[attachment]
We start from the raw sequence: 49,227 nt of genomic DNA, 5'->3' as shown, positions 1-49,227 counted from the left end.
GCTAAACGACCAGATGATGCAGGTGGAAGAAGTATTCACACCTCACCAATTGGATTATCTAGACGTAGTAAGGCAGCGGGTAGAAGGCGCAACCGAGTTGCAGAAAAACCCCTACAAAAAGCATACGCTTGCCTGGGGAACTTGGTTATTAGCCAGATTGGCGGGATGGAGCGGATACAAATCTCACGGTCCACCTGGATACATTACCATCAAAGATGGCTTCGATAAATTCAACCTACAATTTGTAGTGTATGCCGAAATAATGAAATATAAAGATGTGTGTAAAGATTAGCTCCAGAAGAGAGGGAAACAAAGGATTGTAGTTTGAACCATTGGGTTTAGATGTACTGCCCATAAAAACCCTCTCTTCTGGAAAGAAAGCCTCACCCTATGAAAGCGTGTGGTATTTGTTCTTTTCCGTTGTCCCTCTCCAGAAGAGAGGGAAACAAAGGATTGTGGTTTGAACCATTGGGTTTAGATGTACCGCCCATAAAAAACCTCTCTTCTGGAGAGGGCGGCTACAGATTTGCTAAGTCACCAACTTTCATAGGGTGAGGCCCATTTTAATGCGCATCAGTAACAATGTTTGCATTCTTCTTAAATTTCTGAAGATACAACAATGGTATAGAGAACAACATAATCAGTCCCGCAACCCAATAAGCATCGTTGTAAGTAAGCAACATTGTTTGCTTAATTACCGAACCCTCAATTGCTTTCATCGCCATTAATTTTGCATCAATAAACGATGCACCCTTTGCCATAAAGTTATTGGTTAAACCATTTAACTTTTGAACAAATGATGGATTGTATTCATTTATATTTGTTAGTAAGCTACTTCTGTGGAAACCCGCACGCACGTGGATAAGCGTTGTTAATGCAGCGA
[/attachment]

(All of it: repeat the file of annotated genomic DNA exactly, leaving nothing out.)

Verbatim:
We start from the raw sequence: 49,227 nt of genomic DNA, 5'->3' as shown, positions 1-49,227 counted from the left end.
GCTAAACGACCAGATGATGCAGGTGGAAGAAGTATTCACACCTCACCAATTGGATTATCTAGACGTAGTAAGGCAGCGGGTAGAAGGCGCAACCGAGTTGCAGAAAAACCCCTACAAAAAGCATACGCTTGCCTGGGGAACTTGGTTATTAGCCAGATTGGCGGGATGGAGCGGATACAAATCTCACGGTCCACCTGGATACATTACCATCAAAGATGGCTTCGATAAATTCAACCTACAATTTGTAGTGTATGCCGAAATAATGAAATATAAAGATGTGTGTAAAGATTAGCTCCAGAAGAGAGGGAAACAAAGGATTGTAGTTTGAACCATTGGGTTTAGATGTACTGCCCATAAAAACCCTCTCTTCTGGAAAGAAAGCCTCACCCTATGAAAGCGTGTGGTATTTGTTCTTTTCCGTTGTCCCTCTCCAGAAGAGAGGGAAACAAAGGATTGTGGTTTGAACCATTGGGTTTAGATGTACCGCCCATAAAAAACCTCTCTTCTGGAGAGGGCGGCTACAGATTTGCTAAGTCACCAACTTTCATAGGGTGAGGCCCATTTTAATGCGCATCAGTAACAATGTTTGCATTCTTCTTAAATTTCTGAAGATACAACAATGGTATAGAGAACAACATAATCAGTCCCGCAACCCAATAAGCATCGTTGTAAGTAAGCAACATTGTTTGCTTAATTACCGAACCCTCAATTGCTTTCATCGCCATTAATTTTGCATCAATAAACGATGCACCCTTTGCCATAAAGTTATTGGTTAAACCATTTAACTTTTGAACAAATGATGGATTGTATTCATTTATATTTGTTAGTAAGCTACTTCTGTGGAAACCCGCACGCACGTGGATAAGCGTTGTTAATGCAGCGA